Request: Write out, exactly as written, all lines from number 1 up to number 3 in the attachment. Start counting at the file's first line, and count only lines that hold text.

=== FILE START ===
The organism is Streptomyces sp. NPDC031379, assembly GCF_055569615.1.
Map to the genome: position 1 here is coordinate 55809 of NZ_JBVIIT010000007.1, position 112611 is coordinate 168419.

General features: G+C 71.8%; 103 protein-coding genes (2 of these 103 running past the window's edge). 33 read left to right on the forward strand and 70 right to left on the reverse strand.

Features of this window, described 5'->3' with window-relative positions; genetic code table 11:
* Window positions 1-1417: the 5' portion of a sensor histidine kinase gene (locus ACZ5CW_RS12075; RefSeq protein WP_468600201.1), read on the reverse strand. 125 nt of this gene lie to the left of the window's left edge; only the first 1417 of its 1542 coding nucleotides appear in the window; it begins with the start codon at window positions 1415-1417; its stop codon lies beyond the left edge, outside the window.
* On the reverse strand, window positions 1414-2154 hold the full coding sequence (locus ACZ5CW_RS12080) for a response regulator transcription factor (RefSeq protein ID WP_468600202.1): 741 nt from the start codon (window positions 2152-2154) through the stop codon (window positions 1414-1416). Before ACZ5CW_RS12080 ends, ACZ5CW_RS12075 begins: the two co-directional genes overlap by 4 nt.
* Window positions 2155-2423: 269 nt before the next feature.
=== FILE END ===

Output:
The organism is Streptomyces sp. NPDC031379, assembly GCF_055569615.1.
Map to the genome: position 1 here is coordinate 55809 of NZ_JBVIIT010000007.1, position 112611 is coordinate 168419.

General features: G+C 71.8%; 103 protein-coding genes (2 of these 103 running past the window's edge). 33 read left to right on the forward strand and 70 right to left on the reverse strand.